Resource Sheet 1


Extract from speech by Henry Parkes at Tenterfield, 24 October 1889

General Edwards had also advised that the forces of the various colonies should be federated together for operation in unison in the event of war, so as to act as one great federal army. If an attack were made upon any of the colonies, it might be necessary for us to bring all our power to bear on one spot of the coast…

The great question which they had to consider was, whether the time had not now arisen for the creation on this Australian continent of an Australian Government… to preserve the security and integrity of these colonies that the whole of their forces should be amalgamated into one great federal army… They had now, from South Australia to Queensland, a stretch of about 2000 miles of railway, and if the four colonies could only combine to adopt a uniform gauge, it would be an immense advantage in the movement of troops…

Surely, what the Americans have done by war, the Australians could bring about in peace ... it was essential to preserve the security and integrity of these colonies that the whole of their forces should be amalgamated into one great federal army… they must appoint a convention of leading men from all the colonies who would… devise the constitution (for) a federal government with a federal parliament…

The Sydney Morning Herald, 25 October 1889.


Customs house regulations—a letter to the editor

Sir, I write to you to protest against your barbarous Custom-house regulations. I and my wife were passengers by the express from Adelaide last Thursday, and on arrival in Melbourne on Friday we were subjected to the ignominy of having our boxes, &c., searched and turned over before a crowd of railway porters and bystanders, although we had nothing but our wearing apparel, and no dutiable goods. I consider it a disgrace to the colony of Victoria that visitors from the neighbouring colonies should be subjected to such treatment. I am a Sydney resident and may state that this is the first time I have been so treated. What is the use of talking about federation, when I cannot travel from South Australia or New South Wales without being subject to having my luggage searched and turned over? Victorians should be heartily ashamed of themselves.—Yours &c., Indignant.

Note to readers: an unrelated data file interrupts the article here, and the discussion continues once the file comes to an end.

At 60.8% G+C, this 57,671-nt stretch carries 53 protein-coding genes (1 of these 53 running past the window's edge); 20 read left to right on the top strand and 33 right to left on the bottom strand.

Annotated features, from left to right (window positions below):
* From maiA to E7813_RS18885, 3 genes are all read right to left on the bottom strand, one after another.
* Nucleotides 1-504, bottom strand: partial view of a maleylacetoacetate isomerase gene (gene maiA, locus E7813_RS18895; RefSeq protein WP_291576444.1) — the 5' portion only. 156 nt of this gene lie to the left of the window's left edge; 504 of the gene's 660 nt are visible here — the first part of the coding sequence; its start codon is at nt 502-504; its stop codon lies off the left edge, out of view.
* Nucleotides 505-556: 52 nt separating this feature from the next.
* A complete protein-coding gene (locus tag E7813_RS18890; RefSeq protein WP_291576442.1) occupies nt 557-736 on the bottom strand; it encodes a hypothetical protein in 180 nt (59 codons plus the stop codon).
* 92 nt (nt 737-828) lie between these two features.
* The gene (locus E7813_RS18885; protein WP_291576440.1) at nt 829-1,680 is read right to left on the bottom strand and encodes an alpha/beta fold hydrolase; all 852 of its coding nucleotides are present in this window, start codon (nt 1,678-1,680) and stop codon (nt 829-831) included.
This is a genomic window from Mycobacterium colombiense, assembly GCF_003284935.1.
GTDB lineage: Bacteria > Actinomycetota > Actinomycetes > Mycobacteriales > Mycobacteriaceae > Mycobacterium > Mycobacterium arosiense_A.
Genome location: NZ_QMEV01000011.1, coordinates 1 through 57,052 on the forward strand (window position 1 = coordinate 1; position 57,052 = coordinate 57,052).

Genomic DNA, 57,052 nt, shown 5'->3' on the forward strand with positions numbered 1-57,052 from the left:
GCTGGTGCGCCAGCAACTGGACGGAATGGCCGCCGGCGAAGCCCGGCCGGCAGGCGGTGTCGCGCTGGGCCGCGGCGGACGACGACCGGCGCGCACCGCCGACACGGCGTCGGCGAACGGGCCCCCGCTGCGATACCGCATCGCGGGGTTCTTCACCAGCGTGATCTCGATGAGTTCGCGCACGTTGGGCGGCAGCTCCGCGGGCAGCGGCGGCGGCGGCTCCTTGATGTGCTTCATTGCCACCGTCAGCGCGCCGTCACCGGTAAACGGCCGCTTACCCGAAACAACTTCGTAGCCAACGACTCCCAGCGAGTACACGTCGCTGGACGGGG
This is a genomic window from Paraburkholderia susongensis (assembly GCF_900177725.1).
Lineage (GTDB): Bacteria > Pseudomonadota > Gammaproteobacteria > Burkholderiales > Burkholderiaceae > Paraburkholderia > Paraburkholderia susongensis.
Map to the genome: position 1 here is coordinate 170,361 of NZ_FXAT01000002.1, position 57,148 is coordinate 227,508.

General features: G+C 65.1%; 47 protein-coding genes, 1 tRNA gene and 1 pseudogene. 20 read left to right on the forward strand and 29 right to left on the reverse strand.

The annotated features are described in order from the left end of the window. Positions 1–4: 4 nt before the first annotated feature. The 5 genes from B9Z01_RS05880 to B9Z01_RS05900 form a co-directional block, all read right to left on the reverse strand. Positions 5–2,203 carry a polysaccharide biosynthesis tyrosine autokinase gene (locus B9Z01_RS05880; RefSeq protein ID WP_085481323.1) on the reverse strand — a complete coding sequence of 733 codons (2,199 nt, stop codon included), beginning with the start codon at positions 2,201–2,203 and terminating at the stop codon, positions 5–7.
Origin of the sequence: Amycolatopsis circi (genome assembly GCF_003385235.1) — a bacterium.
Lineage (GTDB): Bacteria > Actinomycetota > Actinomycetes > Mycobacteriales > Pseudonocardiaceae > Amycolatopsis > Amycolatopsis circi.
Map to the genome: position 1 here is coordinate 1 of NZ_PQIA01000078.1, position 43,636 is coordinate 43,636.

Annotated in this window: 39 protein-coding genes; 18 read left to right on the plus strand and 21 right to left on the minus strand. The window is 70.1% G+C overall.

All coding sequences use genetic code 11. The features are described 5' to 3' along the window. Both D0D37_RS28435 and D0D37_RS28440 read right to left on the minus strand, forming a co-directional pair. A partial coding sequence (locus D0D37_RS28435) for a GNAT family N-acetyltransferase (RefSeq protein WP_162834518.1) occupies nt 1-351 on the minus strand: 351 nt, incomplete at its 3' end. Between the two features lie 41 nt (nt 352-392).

The Argus, 2 February 1887.

A customs station

A photo of customs officers at the Wahgunyah custom station in Victoria

Customs Officers at Her Majesty’s custom station, Wahgunyah, Victoria, c1890s, Foord Family Collection, Accession #87/102, University of Melbourne Archives.


‘The Mongolian octopus—its grip on Australia’
A cartoon from The Bulletin of the'Mongolian octopus'
Students, please note: today, a cartoon such as ‘The Mongolian octopus— would be considered racist.

The Bulletin, 14 July 1888, National Library of Australia.

‘The good qualities’

In a parliamentary debate on immigration restriction, the kind of debate that led to the ‘White Australia’ policy, Attorney-General, Alfred Deakin stated that the Japanese and Chinese were a threat to the newly formed Federation for the following reasons.

It is not the bad qualities, but the good qualities of these alien races that make them so dangerous to us. It is their inexhaustible energy, their power of applying themselves to new tasks, their endurance and low standard of living that make them such competitors.

Commonwealth Parliamentary Debates, 12 September 1901.

Voting rights for women

‘Tthe same rights as men’

We claim that as a human being, she should have… the same rights and privileges as that other section of humanity called men.

Rose Scott in a report of a debate with Miss Badham in the Australian Economist, 1895.

Woman’s Christian temperance Union leaflet

A Christian temperance Union leaflet

Rose Scott Papers, MLMSS 38, Mitchell Library, State Library of New South Wales.

Choices and consequences chart

Record the issue contained in your primary source. List the positive (pluses) and negative (minuses) consequences for taking action and for taking no action on the issue. What would your position on the issue have been if you had lived in New South Wales at the time: to take action or take no action? Justify your answer.

What is this issue?

If the people of New South Wales had chosen to do something about the issue, then…

Or, If the people of New South Wales had chosen to do nothing about the issue, then…


…what might the positive and negative consequences have been?

Base your answers on what you know and the primary source material you have read.

Your position

If you were living in New South Wales at the time, what would your position on the issue have been and why?